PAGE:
ACE Charter High School builds 14-foot tree for FOOD Share

Boys are working with tools.
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© Stephanie Guzman/Acorn Newspapers
Camarillo residents Max Lerma, 15, and Jesse Elerick, 16, work on a class project at ACE Charter High School. The wooden tree they are building will be used to hold cans at a food drive. © Stephanie Guzman/Acorn Newspapers
Gary Clifford’s high school classroom doesn’t look like a typical classroom with pens, notebooks and textbooks.

Clifford teaches construction at Architecture, Construction and Engineering Charter High School in Camarillo, and the desks are strewn with tape measures, drills and power tools because the school focuses on hands-on learning. An example is the 14-foot Christmas tree Clifford’s students made for FOOD Share.

The students built the wooden Christmas tree, which will hold about 6,000 cans of food, for the Oxnard-based nonprofit’s holiday food drive this weekend, Dec. 7 through 9, at The Collection at Riverpark in Oxnard.

The Collection partnered with FOOD Share and asked the charter school to build the tree. The Collection paid for the project, and Home Depot in Camarillo provided discounts on various building materials.

“I’m impressed the kids have taken such ownership of the tree,” said Ron Fisher, principal of the charter since it opened three years ago. “The kids are having a blast with it.”

The students initially wanted the tree to be 20 feet tall but had to shorten it for safety reasons. At 14 feet high and 8 feet wide, the tree will weigh about 700 pounds. Add thousands of cans of food to the tree and the entire project will tip the scales at 3 tons.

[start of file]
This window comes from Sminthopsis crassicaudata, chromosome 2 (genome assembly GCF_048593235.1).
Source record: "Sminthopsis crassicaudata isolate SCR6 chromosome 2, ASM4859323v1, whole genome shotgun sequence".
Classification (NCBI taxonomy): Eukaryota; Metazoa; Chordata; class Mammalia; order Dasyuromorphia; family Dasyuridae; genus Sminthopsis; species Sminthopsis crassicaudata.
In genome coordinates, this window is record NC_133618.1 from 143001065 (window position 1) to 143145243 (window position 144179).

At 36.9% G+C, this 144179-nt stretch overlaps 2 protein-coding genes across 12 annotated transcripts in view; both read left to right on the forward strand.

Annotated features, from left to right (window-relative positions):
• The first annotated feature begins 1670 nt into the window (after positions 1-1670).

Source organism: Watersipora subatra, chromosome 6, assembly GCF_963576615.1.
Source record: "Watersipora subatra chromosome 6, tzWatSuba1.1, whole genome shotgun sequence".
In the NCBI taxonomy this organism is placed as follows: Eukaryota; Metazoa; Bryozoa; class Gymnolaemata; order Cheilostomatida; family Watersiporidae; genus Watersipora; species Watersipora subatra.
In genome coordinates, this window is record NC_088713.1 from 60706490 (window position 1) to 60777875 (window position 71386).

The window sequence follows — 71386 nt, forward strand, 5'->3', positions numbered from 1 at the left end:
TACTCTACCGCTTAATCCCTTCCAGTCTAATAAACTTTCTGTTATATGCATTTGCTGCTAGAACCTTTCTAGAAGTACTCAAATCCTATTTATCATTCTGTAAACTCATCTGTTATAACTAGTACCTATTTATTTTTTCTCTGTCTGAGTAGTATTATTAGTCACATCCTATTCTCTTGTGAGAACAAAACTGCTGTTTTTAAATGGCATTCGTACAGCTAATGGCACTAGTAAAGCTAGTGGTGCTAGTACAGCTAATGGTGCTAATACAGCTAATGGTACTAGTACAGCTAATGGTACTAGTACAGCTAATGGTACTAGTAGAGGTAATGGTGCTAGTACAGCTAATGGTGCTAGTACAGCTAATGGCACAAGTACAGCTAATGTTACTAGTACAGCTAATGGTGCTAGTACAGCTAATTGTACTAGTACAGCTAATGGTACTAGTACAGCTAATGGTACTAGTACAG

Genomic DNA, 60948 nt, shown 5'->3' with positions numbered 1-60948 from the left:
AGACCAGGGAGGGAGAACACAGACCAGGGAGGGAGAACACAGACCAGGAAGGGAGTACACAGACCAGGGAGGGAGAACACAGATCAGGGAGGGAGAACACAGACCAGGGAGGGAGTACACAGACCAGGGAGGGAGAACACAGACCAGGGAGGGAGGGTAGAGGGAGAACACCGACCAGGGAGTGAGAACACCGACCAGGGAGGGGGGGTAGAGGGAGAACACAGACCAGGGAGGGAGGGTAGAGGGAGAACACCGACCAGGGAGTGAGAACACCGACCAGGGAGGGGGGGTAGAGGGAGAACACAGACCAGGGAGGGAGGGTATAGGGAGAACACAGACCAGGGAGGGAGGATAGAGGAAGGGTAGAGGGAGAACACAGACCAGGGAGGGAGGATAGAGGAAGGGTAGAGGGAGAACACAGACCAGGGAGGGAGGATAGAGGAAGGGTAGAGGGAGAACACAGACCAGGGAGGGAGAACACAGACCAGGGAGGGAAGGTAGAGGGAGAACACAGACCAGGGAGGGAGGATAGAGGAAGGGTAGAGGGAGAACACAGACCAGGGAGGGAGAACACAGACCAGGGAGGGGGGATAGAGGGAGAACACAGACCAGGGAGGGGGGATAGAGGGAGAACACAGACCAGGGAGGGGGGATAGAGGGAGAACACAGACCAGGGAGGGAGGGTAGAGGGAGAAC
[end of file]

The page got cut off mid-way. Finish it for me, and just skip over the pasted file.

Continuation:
Emily Heulitt, 17, spent two days modeling the project in 3-D using a computer program. The Camarillo resident learned to design digital models in class, something she might not have learned at a typical public high school.

“I was home-schooled and chose to attend ACE Charter High because my mom didn’t feel comfortable with me going to a large campus, and neither did I at the time,” Emily said.

Emily, who was interested in construction because her grandfather is an engineer, said she enjoyed working on a project that was going to be used in the real world.

Clifford and Emily designed the project so that FOOD Share can reuse it. Each piece is numbered, and the tree was made in such a way that anyone can reassemble it.

Raul Muniz, 17, also worked on the project and enjoyed the process so much he went to school on a Saturday to help finish the tree. The Camarillo resident said he helped cut wooden boards for the cans to sit on and spray painted the boards green.

Max Lerma, 15, worked on the concrete base of the tree. He said the project taught him how to cut circles out of a wooden board using a skill saw, an experience he will use in college, where he plans to study mechanical engineering.

The Camarillo resident said he could have gone to a typical high school in Camarillo but chose ACE Charter High because the hands-on instruction offers a different type of learning environment.

“We learn skills in one class and apply them in the next one, and I think that’s a better way to learn,” Max said.

The students have worked on other projects, such as building and painting stages for Camarillo Skyway Playhouse and constructing dozens of wooden benches that line the front of the school.

Oxnard resident Zach

Robinson, 14, said he built three of those benches.

Clifford said about

10 students, including

Zach, loaded several trucks with the tree’s pieces and reassembled it in The Collection’s parking lot on Thursday before the FOOD Share event.

The teacher said he hopes Camarillo residents will drive to Oxnard to see the tree because his students have worked many hours on the project.

“This is something that’s good for the students and the community,” Clifford said. “(The students) gain experience, and we’re also giving back to the community.”

Clifford said the tree was the largest project his classes took on, and he and his students are ready for the next big community project.

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